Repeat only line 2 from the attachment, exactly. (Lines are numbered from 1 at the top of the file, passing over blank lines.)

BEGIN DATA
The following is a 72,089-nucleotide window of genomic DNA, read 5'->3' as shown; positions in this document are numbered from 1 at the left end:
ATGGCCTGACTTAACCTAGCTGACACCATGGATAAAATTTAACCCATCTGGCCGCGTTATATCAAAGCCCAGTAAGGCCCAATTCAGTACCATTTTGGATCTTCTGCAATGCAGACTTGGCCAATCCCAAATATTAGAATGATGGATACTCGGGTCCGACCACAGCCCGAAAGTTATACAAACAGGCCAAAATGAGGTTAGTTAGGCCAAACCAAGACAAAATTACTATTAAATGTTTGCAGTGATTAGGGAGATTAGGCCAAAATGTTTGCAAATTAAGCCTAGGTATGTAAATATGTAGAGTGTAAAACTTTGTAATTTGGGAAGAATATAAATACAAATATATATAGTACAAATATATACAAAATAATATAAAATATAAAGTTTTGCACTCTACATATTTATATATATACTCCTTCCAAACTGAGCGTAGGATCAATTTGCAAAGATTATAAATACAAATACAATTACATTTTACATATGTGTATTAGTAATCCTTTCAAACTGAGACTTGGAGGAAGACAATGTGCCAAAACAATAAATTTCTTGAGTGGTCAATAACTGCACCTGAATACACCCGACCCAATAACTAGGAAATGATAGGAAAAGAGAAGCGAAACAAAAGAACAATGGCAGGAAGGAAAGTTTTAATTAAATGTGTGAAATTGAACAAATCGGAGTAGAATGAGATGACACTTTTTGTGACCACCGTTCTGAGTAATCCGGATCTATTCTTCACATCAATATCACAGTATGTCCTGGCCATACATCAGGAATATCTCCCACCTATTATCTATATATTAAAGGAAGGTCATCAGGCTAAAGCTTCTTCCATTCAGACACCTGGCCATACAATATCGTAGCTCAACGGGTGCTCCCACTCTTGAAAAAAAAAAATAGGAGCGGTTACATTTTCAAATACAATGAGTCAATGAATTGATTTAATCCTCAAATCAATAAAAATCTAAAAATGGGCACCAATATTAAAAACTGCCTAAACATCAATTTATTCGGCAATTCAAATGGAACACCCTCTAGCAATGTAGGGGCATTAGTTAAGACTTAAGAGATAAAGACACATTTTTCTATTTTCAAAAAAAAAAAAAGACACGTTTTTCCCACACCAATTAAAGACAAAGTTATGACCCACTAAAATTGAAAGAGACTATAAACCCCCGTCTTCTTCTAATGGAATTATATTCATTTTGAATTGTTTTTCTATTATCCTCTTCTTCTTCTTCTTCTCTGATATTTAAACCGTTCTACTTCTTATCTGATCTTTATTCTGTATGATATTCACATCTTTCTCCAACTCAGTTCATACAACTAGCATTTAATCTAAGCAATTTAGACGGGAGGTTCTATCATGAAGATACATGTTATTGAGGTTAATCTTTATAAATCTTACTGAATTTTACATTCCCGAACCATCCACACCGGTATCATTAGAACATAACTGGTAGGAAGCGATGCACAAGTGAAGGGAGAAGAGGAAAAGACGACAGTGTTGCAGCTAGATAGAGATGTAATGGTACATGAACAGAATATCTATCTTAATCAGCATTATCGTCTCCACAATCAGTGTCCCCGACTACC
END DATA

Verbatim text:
ATGGCCTGACTTAACCTAGCTGACACCATGGATAAAATTTAACCCATCTGGCCGCGTTATATCAAAGCCCAGTAAGGCCCAATTCAGTACCATTTTGGATCTTCTGCAATGCAGACTTGGCCAATCCCAAATATTAGAATGATGGATACTCGGGTCCGACCACAGCCCGAAAGTTATACAAACAGGCCAAAATGAGGTTAGTTAGGCCAAACCAAGACAAAATTACTATTAAATGTTTGCAGTGATTAGGGAGATTAGGCCAAAATGTTTGCAAATTAAGCCTAGGTATGTAAATATGTAGAGTGTAAAACTTTGTAATTTGGGAAGAATATAAATACAAATATATATAGTACAAATATATACAAAATAATATAAAATATAAAGTTTTGCACTCTACATATTTATATATATACTCCTTCCAAACTGAGCGTAGGATCAATTTGCAAAGATTATAAATACAAATACAATTACATTTTACATATGTGTATTAGTAATCCTTTCAAACTGAGACTTGGAGGAAGACAATGTGCCAAAACAATAAATTTCTTGAGTGGTCAATAACTGCACCTGAATACACCCGACCCAATAACTAGGAAATGATAGGAAAAGAGAAGCGAAACAAAAGAACAATGGCAGGAAGGAAAGTTTTAATTAAATGTGTGAAATTGAACAAATCGGAGTAGAATGAGATGACACTTTTTGTGACCACCGTTCTGAGTAATCCGGATCTATTCTTCACATCAATATCACAGTATGTCCTGGCCATACATCAGGAATATCTCCCACCTATTATCTATATATTAAAGGAAGGTCATCAGGCTAAAGCTTCTTCCATTCAGACACCTGGCCATACAATATCGTAGCTCAACGGGTGCTCCCACTCTTGAAAAAAAAAAATAGGAGCGGTTACATTTTCAAATACAATGAGTCAATGAATTGATTTAATCCTCAAATCAATAAAAATCTAAAAATGGGCACCAATATTAAAAACTGCCTAAACATCAATTTATTCGGCAATTCAAATGGAACACCCTCTAGCAATGTAGGGGCATTAGTTAAGACTTAAGAGATAAAGACACATTTTTCTATTTTCAAAAAAAAAAAAAGACACGTTTTTCCCACACCAATTAAAGACAAAGTTATGACCCACTAAAATTGAAAGAGACTATAAACCCCCGTCTTCTTCTAATGGAATTATATTCATTTTGAATTGTTTTTCTATTATCCTCTTCTTCTTCTTCTTCTCTGATATTTAAACCGTTCTACTTCTTATCTGATCTTTATTCTGTATGATATTCACATCTTTCTCCAACTCAGTTCATACAACTAGCATTTAATCTAAGCAATTTAGACGGGAGGTTCTATCATGAAGATACATGTTATTGAGGTTAATCTTTATAAATCTTACTGAATTTTACATTCCCGAACCATCCACACCGGTATCATTAGAACATAACTGGTAGGAAGCGATGCACAAGTGAAGGGAGAAGAGGAAAAGACGACAGTGTTGCAGCTAGATAGAGATGTAATGGTACATGAACAGAATATCTATCTTAATCAGCATTATCGTCTCCACAATCAGTGTCCCCGACTACC